Universal Audio Opal Morphing synthesizer review: Analogue meets wavetable in UA’s new flagship soft synth
UA swings its pickaxe at the softsynth market with a powerful new instrument with morphing oscillators, filters and LFOs – but is this gem worth a subscription plan?
⊕ Well-programmed with a broad collection of production-ready presets
⊕ Deep but refined feature set
⊕ Easy to program and navigate
⊖ No low-cut on reverb/delay effects
⊖ Can’t load user wavetables
⊖ Subscription model is not ideal for all
⊖ Fairly high CPU usage and no eco mode
Universal Audio has dipped its toes into software instruments before with the Minimoog Model D and Ravel Piano that come with its DAW, Luna. But the California-based developer’s latest release sees the creation of an all-new synthesizer. In an effort to make Opal distinctive, UA has built the synth with an array of morphing parameters alongside a sleek GUI, pro-grade UAD effects and production-ready presets. But how does it stack up in an already overmined softsynth market?
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Opal’s engine is based on three oscillators that can be switched to Analog or Wavetable modes. You can smoothly morph through traditional waveforms or a choice of 91 wavetables that are split into Digital, Synth, Complex, Vocal/Vowel and Instrument categories. Although it’s not a vast collection, the wavetables are well-chosen with plenty of variety, which can reduce options and help speed up workflow.
You can’t load user wavetables, which is a shame considering comparable synths such as Xfer’s Serum and even Ableton Live’s Wavetable offer. This would significantly open up the sound design potential, so we hope UA contemplate adding this feature in a later update. There’s also a Noise generator that lets you blend through red, pink and white noise, and oscillator 3 features a sub-oscillator.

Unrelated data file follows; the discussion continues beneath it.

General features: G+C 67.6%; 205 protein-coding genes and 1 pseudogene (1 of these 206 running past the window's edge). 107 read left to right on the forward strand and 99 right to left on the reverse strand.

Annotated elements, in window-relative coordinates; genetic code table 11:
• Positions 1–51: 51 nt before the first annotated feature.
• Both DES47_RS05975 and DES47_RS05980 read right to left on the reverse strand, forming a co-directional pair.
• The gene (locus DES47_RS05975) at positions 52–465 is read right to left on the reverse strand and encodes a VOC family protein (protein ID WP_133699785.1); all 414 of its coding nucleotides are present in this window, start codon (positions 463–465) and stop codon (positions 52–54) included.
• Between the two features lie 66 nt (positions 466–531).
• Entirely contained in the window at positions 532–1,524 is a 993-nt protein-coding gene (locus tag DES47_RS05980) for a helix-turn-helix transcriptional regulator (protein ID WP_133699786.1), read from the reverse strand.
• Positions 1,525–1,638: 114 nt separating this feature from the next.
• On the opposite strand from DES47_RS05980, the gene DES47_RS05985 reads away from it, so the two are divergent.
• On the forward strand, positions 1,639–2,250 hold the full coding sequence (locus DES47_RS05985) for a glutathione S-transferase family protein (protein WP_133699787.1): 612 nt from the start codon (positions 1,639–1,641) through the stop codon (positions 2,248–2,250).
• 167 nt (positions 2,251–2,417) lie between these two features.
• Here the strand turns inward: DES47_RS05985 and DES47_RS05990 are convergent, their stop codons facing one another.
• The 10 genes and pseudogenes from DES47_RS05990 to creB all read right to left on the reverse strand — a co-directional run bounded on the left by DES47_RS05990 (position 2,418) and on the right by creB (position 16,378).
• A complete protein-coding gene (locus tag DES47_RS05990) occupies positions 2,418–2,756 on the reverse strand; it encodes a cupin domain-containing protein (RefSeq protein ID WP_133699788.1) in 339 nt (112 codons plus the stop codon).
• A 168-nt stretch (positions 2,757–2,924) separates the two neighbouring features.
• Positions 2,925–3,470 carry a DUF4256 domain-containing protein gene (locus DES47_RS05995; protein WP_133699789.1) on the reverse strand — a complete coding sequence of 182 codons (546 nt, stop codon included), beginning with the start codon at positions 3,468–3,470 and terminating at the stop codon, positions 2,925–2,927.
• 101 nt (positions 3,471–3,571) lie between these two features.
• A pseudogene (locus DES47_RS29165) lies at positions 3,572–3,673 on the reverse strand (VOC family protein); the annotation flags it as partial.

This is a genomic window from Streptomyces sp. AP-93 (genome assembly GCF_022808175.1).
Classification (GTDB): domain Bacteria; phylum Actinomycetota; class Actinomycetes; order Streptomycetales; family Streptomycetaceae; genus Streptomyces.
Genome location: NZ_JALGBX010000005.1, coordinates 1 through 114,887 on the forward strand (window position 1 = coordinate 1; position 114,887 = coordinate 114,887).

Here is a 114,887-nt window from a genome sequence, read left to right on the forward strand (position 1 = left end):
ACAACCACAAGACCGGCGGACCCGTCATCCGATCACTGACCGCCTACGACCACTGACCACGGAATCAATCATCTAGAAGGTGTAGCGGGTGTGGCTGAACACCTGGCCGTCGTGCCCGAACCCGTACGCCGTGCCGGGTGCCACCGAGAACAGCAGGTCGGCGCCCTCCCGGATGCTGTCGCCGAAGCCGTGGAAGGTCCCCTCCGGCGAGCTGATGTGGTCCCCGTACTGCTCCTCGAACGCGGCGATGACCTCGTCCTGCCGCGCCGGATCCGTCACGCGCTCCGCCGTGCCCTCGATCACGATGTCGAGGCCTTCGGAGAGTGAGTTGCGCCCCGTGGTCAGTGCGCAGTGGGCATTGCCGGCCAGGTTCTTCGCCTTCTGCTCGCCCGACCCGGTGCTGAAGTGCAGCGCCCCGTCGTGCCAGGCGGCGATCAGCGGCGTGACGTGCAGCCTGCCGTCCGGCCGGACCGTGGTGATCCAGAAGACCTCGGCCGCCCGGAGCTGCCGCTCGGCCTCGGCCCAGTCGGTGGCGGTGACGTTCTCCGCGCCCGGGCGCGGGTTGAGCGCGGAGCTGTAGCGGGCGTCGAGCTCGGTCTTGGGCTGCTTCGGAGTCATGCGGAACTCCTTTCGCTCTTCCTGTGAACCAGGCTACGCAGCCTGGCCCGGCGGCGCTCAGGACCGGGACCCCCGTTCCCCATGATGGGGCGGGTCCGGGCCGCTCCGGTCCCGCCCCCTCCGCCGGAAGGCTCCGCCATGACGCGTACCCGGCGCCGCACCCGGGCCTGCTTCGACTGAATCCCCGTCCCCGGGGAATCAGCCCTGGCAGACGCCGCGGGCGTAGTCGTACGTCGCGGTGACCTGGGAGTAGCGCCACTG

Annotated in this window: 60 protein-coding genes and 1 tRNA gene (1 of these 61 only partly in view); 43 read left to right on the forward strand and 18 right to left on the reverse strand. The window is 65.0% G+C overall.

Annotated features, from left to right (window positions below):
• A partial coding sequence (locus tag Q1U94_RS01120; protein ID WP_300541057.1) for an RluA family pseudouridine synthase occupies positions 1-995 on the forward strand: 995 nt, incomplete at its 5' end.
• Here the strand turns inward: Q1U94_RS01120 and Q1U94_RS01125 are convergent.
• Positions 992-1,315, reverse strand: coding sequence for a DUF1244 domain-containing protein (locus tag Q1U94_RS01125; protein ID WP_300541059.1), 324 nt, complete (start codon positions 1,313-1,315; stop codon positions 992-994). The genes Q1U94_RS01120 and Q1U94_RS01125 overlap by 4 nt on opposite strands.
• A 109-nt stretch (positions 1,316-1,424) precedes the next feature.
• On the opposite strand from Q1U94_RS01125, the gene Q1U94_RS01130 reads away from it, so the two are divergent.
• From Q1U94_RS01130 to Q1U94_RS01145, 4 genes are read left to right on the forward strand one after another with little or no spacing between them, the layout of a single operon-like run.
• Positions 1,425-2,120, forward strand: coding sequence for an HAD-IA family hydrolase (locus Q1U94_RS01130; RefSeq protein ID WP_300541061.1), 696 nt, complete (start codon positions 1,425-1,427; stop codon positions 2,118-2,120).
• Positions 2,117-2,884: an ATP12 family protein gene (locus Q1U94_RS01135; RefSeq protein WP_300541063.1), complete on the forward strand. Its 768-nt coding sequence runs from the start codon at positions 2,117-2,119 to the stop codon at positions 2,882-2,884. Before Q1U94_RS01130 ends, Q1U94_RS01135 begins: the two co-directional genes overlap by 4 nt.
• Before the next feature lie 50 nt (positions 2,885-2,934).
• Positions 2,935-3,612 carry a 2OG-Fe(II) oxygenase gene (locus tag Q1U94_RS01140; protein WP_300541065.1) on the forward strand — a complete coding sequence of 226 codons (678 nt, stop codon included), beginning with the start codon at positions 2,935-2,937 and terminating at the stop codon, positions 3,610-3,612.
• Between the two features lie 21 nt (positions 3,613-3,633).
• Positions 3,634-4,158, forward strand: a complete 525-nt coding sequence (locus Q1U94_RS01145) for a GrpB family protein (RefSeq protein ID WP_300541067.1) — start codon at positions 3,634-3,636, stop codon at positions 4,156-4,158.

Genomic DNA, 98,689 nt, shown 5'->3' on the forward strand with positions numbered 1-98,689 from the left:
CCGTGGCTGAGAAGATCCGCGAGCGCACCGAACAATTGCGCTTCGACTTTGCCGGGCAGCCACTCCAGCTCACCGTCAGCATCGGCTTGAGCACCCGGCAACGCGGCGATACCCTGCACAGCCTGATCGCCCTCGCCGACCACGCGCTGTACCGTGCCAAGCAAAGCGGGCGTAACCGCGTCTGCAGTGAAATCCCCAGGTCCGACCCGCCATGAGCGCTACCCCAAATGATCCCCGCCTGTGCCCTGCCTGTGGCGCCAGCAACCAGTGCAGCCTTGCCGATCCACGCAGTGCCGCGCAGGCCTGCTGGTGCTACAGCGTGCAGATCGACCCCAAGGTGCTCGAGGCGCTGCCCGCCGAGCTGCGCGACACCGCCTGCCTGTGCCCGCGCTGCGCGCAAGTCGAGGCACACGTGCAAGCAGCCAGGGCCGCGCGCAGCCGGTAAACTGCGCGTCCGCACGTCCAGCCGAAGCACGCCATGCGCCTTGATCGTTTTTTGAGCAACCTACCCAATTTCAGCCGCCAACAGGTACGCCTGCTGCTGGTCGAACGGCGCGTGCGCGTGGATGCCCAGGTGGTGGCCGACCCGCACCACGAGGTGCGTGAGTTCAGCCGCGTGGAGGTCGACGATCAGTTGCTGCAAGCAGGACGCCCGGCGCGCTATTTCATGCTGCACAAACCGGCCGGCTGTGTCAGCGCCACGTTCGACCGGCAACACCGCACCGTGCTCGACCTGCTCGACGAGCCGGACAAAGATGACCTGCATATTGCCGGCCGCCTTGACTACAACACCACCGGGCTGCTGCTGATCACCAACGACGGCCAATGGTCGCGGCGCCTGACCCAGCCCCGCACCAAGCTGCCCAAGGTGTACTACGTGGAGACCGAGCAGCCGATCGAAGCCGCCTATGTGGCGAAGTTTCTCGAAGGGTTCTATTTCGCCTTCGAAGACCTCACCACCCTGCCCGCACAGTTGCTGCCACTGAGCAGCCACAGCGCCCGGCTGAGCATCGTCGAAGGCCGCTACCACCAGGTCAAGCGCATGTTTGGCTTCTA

Elsewhere, we have Frequency Modulation (FM) capabilities in oscillators 1 and 2, and Amplitude Modulation (AM) in oscillators 2 and 3. There’s also a unique sync feature on oscillator 2, with a single dial that raises the pitch of a silent sync source, meaning you can get classic sync effects without needing to use one of the other oscillators.
All three oscillators have an Ensemble dial that can stack two additional voices and detune up or down by 50 cents for a thicker sound. A simple mixer is on board to balance the levels, alongside buttons to route each oscillator and the noise generator through the two filters or straight to the output module.
Opal’s two morphing filters let you sweep through low-pass, band–pass, high-pass and notch, then back around to low-pass in a continuous motion, boasting some novel ways to add smooth tonal modulation. You get controls for cutoff, resonance, a variable slope from 1 to 4 poles, envelope amounts for the dedicated filter envelope, and keyboard tracking. It’s a nice analogue-sounding filter with a pronounced resonance and controlled squeal where required, and it can be set to run in series or in parallel.
Built into the filter module, you also get a single insert effect, with a choice of distortion, overdrive, fold, sign, comb+ and comb-, each with two dials for tweaking plus an output dial. These are applied per voice and can be used to generate extra dirt and harmonics, or to create vocal or flange effects. In terms of the core sound generation, these effects give you plenty to get stuck into but not so much that it gets overwhelming.
Things get a little more involved when it comes to the modulation section. There are hard-wired amp and filter envelopes, plus an aux envelope, and two morphable LFOs. There’s also a unique sample and hold section that lets you select two different sources and then blend between them to create more complex mod shapes.